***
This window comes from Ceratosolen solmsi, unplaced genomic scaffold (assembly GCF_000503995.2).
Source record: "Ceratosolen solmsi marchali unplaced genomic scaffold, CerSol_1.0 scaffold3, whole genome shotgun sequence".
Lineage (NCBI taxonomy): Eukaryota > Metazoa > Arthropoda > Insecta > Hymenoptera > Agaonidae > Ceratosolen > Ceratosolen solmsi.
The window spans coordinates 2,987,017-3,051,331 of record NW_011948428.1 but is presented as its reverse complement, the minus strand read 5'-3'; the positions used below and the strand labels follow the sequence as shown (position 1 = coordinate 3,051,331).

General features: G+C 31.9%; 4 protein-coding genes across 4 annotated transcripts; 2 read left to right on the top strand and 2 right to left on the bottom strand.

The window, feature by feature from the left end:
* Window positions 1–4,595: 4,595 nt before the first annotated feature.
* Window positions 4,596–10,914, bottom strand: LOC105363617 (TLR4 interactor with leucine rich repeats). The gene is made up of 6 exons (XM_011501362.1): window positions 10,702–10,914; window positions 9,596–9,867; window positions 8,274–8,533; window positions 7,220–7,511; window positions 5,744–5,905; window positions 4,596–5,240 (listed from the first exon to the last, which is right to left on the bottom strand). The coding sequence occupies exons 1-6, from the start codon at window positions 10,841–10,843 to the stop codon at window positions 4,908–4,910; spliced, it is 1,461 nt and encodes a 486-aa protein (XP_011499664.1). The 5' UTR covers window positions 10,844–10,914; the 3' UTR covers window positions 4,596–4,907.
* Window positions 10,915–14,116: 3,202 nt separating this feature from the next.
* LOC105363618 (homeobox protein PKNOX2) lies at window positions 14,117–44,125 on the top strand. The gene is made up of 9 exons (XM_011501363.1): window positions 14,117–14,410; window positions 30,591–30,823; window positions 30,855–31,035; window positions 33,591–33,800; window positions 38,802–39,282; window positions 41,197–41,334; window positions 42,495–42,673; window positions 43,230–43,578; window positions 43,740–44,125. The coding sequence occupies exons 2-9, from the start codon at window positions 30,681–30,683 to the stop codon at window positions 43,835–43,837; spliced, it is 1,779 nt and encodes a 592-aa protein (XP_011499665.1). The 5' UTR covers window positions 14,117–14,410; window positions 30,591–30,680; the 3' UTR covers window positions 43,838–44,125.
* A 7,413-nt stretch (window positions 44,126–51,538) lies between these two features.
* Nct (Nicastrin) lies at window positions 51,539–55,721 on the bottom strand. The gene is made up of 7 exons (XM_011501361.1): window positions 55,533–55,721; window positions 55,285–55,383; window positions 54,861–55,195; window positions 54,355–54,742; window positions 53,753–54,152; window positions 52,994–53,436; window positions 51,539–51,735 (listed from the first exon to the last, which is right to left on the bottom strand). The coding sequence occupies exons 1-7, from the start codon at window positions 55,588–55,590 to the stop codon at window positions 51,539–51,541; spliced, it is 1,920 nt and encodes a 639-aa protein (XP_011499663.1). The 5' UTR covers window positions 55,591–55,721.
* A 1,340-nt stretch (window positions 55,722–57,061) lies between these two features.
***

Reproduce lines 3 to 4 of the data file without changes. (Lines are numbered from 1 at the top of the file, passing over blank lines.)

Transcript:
Lineage (NCBI taxonomy): Eukaryota > Metazoa > Arthropoda > Insecta > Hymenoptera > Agaonidae > Ceratosolen > Ceratosolen solmsi.
The window spans coordinates 2,987,017-3,051,331 of record NW_011948428.1 but is presented as its reverse complement, the minus strand read 5'-3'; the positions used below and the strand labels follow the sequence as shown (position 1 = coordinate 3,051,331).